Case Study Case Study Harvard Business School 9-201-046 Rev. April 26, 2001 Professors Mark Mitchell and Erik Stafford prepared this case with the assista

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Case Study Case Study Harvard Business School 9-201-046
Rev. April 26, 2001

Professors Mark Mitchell and Erik Stafford prepared this case with the assistance of Research Associates Jose Camacho and
Aldo Sesia as the basis for class discussion rather than to illustrate either effective or ineffective handling of an
administrative situation.

Copyright © 2000 by the President and Fellows of Harvard College. To order copies or request permission to
reproduce materials, call 1-800-545-7685, write Harvard Business School Publishing, Boston, MA 02163, or go to
http://www.hbsp.harvard.edu. No part of this publication may be reproduced, stored in a retrieval system,
used in a spreadsheet, or transmitted in any form or by any means—electronic, mechanical, photocopying,
recording, or otherwise—without the permission of Harvard Business School.

1

Cost of Capital at Ameritrade

In mid-1997, Joe Ricketts, Chairman and CEO of Ameritrade Holding Corporation, wanted to
improve his company’s competitive position in deep-discount brokerage1 by taking advantage of
emerging economies of scale. The success of the strategy required Ameritrade grow its customer
base. The growth would require substantial investments in technology to improve service and
capacity, and in advertising, to increase customer awareness. The strategy would require large
expenditures relative to Ameritrade’s existing capital. In order to evaluate whether the strategy
would generate sufficient future cash flows to merit the investment, Ricketts needed an estimate of
the project’s risk.

Company Background

Formed in 1971, Ameritrade has been a pioneer in the deep-discount brokerage sector. Not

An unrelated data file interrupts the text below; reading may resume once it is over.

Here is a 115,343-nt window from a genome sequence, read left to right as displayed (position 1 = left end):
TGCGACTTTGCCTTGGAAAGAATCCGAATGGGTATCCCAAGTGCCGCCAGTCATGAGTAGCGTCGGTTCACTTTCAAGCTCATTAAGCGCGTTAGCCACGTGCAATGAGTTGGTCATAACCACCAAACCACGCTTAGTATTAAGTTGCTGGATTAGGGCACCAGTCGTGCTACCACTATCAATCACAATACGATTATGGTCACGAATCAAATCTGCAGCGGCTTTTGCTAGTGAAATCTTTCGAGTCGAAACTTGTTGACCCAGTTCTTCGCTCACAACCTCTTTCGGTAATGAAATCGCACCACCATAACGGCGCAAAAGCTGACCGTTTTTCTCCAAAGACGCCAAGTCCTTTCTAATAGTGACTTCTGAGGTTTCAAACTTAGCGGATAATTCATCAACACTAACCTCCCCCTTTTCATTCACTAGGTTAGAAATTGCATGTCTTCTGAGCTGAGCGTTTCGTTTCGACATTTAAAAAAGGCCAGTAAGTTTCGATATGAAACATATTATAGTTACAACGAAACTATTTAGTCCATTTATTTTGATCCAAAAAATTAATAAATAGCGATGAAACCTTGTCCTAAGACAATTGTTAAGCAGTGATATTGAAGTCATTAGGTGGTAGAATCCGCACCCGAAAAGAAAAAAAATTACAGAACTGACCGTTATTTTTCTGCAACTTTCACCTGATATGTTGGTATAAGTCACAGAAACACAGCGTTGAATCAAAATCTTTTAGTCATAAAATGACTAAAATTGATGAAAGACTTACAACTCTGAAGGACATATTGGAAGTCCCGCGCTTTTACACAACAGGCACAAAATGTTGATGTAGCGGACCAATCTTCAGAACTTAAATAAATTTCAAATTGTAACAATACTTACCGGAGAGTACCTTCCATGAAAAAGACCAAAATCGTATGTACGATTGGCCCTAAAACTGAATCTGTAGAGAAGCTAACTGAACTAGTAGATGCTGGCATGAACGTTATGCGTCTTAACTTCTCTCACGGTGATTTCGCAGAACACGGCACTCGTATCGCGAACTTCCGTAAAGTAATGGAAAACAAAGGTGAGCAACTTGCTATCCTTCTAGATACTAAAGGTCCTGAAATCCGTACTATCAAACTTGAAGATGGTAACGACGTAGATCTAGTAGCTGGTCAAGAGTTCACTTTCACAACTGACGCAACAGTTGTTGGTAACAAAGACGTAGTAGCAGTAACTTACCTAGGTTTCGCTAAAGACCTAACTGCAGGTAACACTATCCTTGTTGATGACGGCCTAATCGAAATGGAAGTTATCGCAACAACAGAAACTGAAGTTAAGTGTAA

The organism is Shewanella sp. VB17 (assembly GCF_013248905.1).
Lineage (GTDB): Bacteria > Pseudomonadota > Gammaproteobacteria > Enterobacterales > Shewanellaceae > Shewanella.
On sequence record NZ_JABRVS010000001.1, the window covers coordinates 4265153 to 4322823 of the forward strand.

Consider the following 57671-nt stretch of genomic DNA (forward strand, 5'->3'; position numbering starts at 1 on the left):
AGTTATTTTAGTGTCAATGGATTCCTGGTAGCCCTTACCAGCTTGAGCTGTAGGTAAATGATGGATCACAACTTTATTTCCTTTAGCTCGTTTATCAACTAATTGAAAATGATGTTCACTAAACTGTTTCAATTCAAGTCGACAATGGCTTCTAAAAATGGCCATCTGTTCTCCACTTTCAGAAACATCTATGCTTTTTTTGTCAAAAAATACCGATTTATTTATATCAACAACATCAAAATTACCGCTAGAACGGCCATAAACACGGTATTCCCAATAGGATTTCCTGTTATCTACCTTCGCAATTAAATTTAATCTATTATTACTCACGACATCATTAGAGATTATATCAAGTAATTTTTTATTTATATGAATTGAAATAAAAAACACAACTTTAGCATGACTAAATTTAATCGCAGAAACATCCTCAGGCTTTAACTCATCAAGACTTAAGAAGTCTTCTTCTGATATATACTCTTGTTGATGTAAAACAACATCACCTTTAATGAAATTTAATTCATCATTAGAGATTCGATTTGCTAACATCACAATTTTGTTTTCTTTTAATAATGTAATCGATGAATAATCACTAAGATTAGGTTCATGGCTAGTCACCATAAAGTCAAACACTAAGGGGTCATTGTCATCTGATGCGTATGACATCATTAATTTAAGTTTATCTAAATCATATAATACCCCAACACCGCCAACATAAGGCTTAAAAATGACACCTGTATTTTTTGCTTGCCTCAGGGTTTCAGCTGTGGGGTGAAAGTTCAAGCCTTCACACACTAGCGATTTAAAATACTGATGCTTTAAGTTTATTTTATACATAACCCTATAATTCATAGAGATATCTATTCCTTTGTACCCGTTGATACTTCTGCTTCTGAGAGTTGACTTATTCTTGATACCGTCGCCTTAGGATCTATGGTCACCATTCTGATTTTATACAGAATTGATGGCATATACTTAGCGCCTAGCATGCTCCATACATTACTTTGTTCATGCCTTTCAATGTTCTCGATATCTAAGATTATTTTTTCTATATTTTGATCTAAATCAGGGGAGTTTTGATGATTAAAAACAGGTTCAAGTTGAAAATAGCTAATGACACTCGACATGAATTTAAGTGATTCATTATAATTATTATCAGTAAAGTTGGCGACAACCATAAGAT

only did Ameritrade help create the deep discount market, but it also was the first to offer many new
services that changed the way individual investors managed their portfolios. Ameritrade, for
example, was the first to offer automated touch-tone phone trading (1988), online internet trading2
(1994), a personal digital assistant to access trades (1995), and online program investing for individual
investors (1996).

The average return on equity during 1975 to 1996 was 40%, as all years, except two, posted a
positive return. Recent returns on equity were much higher, with each of the most recent five years
having larger returns than the 40% average.

In March 1997, Ameritrade (NASDAQ: AMTD) raised $22.5 million in an initial public
offering allowing the company to continue its long tradition of adopting the latest advances in
technology, and to substantially increase advertising to build its brand and improve market share.

1 Deep-discount brokers offer no-frills execution of equity and fixed income transactions for a minimal fee.
2 In 1995 Ameritrade acquired K. Aufhauser & Company which in 1994 launched the first internet trading site.

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201-046 Cost of Capital at Ameritrade

2

Revenue Sources

Exhibit 1 displays Ameritrade’s income statement for the fiscal years 1995-1997 and Exhibit 2
presents the balance sheet for 1996 and 1997.

Ameritrade’s two primary sources of revenue were from transaction and net interest.
Transaction revenues consisted of brokerage commissions, clearing fees, and payment for order flow,
which were cash payments received by Ameritrade for routing orders to execution agents. Interest
revenues were generated by charging customers on debt balances maintained in brokerage accounts
and the investment of customers’ cash segregated in compliance with federal regulations in short-
term marketable securities. Interest revenues were offset by interest payments to customers based on
credit balances maintained in brokerage accounts.

Virtually all of Ameritrade’s revenues were directly linked to the stock market. Investors
generally curtailed trading activity and their borrowing in response to sustained downward
movements in the stock market. For example, trading activity declined more than 20% in 1988